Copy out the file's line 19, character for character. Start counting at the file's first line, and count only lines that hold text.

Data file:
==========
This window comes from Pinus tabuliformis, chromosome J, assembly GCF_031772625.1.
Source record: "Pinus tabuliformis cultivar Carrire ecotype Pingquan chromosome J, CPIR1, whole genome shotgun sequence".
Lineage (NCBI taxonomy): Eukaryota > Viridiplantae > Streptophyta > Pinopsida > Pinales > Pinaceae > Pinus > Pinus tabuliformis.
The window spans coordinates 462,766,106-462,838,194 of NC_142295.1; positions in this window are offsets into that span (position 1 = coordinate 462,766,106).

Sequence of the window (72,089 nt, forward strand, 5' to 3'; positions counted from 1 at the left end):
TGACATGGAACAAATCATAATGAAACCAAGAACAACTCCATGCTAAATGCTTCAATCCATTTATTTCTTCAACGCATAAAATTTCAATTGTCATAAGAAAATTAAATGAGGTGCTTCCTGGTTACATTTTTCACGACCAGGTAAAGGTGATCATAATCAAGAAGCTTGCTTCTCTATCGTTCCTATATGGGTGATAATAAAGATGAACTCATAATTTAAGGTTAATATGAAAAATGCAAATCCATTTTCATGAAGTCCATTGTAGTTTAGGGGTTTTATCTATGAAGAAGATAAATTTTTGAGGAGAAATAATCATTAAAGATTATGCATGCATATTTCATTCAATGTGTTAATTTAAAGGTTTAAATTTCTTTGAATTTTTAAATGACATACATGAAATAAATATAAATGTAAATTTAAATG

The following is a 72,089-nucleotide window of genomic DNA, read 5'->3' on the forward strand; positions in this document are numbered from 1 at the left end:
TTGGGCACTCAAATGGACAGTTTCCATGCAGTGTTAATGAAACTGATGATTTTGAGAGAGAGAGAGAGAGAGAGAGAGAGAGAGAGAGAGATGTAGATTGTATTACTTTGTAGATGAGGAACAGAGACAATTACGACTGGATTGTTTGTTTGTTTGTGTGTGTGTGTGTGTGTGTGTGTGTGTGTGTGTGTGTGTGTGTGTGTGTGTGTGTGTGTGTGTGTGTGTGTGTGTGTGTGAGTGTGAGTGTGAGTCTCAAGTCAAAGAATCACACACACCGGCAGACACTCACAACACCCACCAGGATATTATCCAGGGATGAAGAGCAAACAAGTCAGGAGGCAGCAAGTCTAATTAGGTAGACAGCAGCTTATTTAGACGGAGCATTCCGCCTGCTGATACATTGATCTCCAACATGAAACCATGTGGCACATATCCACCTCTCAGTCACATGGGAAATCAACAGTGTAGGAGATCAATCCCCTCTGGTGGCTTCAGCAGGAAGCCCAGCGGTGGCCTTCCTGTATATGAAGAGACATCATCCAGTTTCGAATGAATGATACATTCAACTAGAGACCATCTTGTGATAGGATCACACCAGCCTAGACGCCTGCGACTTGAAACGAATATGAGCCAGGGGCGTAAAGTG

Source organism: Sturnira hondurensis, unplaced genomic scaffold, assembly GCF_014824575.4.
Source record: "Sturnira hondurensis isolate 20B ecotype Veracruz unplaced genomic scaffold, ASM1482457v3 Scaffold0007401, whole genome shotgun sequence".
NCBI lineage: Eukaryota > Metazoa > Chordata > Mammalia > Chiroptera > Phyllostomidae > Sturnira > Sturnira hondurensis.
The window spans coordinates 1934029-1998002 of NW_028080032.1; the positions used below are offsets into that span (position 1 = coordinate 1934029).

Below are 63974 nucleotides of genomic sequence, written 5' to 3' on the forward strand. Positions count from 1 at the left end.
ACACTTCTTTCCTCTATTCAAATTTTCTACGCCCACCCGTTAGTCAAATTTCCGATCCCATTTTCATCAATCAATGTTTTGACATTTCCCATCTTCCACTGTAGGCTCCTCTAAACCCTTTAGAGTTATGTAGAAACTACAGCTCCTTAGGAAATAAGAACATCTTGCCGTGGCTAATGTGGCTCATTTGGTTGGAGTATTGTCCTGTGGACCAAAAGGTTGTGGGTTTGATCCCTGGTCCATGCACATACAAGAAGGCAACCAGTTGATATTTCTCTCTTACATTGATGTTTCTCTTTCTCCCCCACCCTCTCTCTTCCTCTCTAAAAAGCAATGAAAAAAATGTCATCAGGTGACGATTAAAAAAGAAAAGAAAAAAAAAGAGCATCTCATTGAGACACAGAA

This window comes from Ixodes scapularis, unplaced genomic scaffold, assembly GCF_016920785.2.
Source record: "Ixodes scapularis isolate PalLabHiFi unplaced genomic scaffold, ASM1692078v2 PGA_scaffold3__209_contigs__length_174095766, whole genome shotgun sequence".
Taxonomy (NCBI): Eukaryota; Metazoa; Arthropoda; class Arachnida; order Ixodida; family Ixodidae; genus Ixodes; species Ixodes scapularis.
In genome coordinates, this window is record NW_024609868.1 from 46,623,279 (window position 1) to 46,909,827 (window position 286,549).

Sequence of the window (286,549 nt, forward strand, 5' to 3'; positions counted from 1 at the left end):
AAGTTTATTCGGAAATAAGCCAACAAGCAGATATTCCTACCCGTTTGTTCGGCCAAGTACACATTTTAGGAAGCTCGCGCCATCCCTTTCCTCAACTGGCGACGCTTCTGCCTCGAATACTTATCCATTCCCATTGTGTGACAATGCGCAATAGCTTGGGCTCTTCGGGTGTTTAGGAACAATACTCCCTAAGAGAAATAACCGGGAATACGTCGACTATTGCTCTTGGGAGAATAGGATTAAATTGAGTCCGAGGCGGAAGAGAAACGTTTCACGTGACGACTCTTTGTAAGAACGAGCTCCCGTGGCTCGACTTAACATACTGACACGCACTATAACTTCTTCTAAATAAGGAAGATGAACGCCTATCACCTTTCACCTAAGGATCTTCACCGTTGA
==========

Sequence of the window (286,549 nt, forward strand, 5' to 3'; positions counted from 1 at the left end):